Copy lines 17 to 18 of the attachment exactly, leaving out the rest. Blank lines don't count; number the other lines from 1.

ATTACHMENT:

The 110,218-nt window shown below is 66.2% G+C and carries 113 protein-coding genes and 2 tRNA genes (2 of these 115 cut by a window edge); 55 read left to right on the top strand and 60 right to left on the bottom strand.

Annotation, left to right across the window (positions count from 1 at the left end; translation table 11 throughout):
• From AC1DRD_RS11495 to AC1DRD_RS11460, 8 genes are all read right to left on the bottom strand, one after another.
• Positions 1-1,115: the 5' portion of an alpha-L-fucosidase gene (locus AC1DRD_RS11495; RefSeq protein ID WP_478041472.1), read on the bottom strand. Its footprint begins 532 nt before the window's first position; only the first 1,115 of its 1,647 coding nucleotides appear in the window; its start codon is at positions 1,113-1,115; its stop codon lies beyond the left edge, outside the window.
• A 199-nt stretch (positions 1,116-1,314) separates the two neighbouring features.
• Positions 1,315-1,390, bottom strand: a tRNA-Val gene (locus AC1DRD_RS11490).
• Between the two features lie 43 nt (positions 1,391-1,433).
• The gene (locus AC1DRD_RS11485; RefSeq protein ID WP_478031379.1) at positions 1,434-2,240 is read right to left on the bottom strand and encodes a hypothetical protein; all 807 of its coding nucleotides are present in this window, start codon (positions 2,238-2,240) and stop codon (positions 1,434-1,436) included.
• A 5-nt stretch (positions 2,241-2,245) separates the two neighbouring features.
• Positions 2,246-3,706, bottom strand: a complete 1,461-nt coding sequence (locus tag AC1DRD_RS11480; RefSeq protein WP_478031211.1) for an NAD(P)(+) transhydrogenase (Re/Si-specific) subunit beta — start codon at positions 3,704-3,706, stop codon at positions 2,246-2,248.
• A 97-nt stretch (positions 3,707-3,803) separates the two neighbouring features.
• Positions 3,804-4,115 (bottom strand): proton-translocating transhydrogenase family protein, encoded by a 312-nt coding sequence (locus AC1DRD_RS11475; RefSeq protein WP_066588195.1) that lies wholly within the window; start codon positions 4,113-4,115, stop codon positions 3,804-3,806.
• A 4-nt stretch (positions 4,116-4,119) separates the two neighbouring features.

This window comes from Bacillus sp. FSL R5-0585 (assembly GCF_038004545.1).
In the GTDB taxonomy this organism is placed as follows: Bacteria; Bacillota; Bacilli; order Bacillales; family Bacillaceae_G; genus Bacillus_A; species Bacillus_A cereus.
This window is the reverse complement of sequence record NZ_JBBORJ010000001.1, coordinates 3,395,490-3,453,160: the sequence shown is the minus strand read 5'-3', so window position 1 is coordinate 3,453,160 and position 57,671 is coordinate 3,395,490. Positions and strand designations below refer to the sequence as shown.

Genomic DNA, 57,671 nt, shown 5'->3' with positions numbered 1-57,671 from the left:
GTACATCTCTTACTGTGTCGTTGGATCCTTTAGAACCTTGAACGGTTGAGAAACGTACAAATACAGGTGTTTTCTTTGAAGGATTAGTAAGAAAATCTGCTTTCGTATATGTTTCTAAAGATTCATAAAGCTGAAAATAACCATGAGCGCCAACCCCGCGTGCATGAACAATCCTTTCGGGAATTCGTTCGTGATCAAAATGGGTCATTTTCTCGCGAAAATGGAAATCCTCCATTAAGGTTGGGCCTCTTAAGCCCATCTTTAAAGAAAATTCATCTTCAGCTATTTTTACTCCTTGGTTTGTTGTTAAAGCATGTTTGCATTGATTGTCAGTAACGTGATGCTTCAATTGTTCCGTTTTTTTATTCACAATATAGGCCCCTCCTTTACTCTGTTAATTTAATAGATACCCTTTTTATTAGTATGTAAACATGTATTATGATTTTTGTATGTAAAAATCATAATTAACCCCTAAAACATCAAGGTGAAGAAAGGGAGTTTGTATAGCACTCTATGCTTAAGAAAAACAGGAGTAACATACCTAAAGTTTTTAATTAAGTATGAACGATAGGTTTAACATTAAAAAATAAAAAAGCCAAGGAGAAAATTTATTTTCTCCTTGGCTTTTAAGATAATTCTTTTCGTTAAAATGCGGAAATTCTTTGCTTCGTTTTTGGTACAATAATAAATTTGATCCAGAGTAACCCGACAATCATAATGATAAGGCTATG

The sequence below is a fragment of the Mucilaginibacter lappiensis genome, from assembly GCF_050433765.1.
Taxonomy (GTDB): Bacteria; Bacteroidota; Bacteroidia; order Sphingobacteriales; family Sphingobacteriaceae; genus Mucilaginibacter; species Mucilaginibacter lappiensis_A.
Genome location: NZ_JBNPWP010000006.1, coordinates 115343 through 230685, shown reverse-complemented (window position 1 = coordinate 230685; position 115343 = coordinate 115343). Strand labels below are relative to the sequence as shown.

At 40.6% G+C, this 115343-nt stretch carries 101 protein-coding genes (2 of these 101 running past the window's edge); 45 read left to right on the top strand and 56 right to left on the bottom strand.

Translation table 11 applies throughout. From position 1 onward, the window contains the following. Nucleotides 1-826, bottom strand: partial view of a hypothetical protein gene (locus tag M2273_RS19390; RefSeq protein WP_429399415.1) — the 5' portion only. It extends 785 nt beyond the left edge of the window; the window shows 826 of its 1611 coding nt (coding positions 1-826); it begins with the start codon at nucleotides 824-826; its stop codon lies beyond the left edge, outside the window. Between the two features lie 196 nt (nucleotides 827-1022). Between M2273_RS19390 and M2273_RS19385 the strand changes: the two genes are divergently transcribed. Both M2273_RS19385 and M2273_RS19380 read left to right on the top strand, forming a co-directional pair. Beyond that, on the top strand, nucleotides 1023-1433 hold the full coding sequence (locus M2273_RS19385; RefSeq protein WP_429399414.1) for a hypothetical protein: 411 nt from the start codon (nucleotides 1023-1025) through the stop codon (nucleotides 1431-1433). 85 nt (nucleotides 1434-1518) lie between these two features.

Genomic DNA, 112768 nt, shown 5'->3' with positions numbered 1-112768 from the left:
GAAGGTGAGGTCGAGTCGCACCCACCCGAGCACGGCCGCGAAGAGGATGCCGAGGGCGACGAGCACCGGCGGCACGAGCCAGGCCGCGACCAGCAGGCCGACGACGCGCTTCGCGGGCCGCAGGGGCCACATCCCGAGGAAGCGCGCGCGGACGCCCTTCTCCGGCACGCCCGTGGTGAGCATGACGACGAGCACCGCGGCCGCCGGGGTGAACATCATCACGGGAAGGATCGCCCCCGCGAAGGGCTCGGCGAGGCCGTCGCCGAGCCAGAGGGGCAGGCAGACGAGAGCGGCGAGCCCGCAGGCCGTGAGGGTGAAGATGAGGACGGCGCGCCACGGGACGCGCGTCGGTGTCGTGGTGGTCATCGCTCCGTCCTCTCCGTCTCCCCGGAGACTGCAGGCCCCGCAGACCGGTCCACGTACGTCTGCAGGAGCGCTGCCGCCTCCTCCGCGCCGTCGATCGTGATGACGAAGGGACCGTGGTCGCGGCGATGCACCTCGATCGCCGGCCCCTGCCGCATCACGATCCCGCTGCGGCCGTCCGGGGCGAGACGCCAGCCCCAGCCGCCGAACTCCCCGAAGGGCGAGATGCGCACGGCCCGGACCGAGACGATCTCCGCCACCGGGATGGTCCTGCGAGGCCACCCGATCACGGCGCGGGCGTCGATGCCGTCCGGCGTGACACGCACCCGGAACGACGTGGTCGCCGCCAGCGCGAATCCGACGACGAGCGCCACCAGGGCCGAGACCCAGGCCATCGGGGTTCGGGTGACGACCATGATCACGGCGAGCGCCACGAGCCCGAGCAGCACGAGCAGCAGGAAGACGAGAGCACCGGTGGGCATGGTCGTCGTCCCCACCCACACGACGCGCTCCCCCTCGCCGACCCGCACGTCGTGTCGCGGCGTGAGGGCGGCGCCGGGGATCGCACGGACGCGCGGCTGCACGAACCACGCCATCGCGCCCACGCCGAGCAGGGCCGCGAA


Genomic DNA, 57,671 nt, shown 5'->3' with positions numbered 1-57,671 from the left:
GTACATCTCTTACTGTGTCGTTGGATCCTTTAGAACCTTGAACGGTTGAGAAACGTACAAATACAGGTGTTTTCTTTGAAGGATTAGTAAGAAAATCTGCTTTCGTATATGTTTCTAAAGATTCATAAAGCTGAAAATAACCATGAGCGCCAACCCCGCGTGCATGAACAATCCTTTCGGGAATTCGTTCGTGATCAAAATGGGTCATTTTCTCGCGAAAATGGAAATCCTCCATTAAGGTTGGGCCTCTTAAGCCCATCTTTAAAGAAAATTCATCTTCAGCTATTTTTACTCCTTGGTTTGTTGTTAAAGCATGTTTGCATTGATTGTCAGTAACGTGATGCTTCAATTGTTCCGTTTTTTTATTCACAATATAGGCCCCTCCTTTACTCTGTTAATTTAATAGATACCCTTTTTATTAGTATGTAAACATGTATTATGATTTTTGTATGTAAAAATCATAATTAACCCCTAAAACATCAAGGTGAAGAAAGGGAGTTTGTATAGCACTCTATGCTTAAGAAAAACAGGAGTAACATACCTAAAGTTTTTAATTAAGTATGAACGATAGGTTTAACATTAAAAAATAAAAAAGCCAAGGAGAAAATTTATTTTCTCCTTGGCTTTTAAGATAATTCTTTTCGTTAAAATGCGGAAATTCTTTGCTTCGTTTTTGGTACAATAATAAATTTGATCCAGAGTAACCCGACAATCATAATGATAAGGCTATG